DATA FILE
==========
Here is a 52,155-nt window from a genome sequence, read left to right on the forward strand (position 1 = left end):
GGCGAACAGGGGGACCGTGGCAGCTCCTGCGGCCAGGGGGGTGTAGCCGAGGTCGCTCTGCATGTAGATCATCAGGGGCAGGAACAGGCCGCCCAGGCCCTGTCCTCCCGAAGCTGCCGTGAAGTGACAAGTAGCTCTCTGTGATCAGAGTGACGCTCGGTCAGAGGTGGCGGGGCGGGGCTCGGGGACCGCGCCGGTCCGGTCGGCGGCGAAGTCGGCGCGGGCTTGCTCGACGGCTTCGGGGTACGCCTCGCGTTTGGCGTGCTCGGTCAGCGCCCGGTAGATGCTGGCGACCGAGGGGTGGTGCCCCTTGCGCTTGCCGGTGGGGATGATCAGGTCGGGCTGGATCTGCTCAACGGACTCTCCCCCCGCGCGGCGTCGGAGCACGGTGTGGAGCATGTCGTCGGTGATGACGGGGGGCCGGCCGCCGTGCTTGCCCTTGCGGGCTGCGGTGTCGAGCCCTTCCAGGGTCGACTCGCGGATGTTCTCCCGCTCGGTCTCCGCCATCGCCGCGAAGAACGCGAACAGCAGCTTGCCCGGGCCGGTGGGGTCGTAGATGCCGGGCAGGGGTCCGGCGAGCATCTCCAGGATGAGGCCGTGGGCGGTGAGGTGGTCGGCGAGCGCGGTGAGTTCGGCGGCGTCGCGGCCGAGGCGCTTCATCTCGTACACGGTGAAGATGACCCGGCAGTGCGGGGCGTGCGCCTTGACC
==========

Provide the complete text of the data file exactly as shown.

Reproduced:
Here is a 52,155-nt window from a genome sequence, read left to right on the forward strand (position 1 = left end):
GGCGAACAGGGGGACCGTGGCAGCTCCTGCGGCCAGGGGGGTGTAGCCGAGGTCGCTCTGCATGTAGATCATCAGGGGCAGGAACAGGCCGCCCAGGCCCTGTCCTCCCGAAGCTGCCGTGAAGTGACAAGTAGCTCTCTGTGATCAGAGTGACGCTCGGTCAGAGGTGGCGGGGCGGGGCTCGGGGACCGCGCCGGTCCGGTCGGCGGCGAAGTCGGCGCGGGCTTGCTCGACGGCTTCGGGGTACGCCTCGCGTTTGGCGTGCTCGGTCAGCGCCCGGTAGATGCTGGCGACCGAGGGGTGGTGCCCCTTGCGCTTGCCGGTGGGGATGATCAGGTCGGGCTGGATCTGCTCAACGGACTCTCCCCCCGCGCGGCGTCGGAGCACGGTGTGGAGCATGTCGTCGGTGATGACGGGGGGCCGGCCGCCGTGCTTGCCCTTGCGGGCTGCGGTGTCGAGCCCTTCCAGGGTCGACTCGCGGATGTTCTCCCGCTCGGTCTCCGCCATCGCCGCGAAGAACGCGAACAGCAGCTTGCCCGGGCCGGTGGGGTCGTAGATGCCGGGCAGGGGTCCGGCGAGCATCTCCAGGATGAGGCCGTGGGCGGTGAGGTGGTCGGCGAGCGCGGTGAGTTCGGCGGCGTCGCGGCCGAGGCGCTTCATCTCGTACACGGTGAAGATGACCCGGCAGTGCGGGGCGTGCGCCTTGACC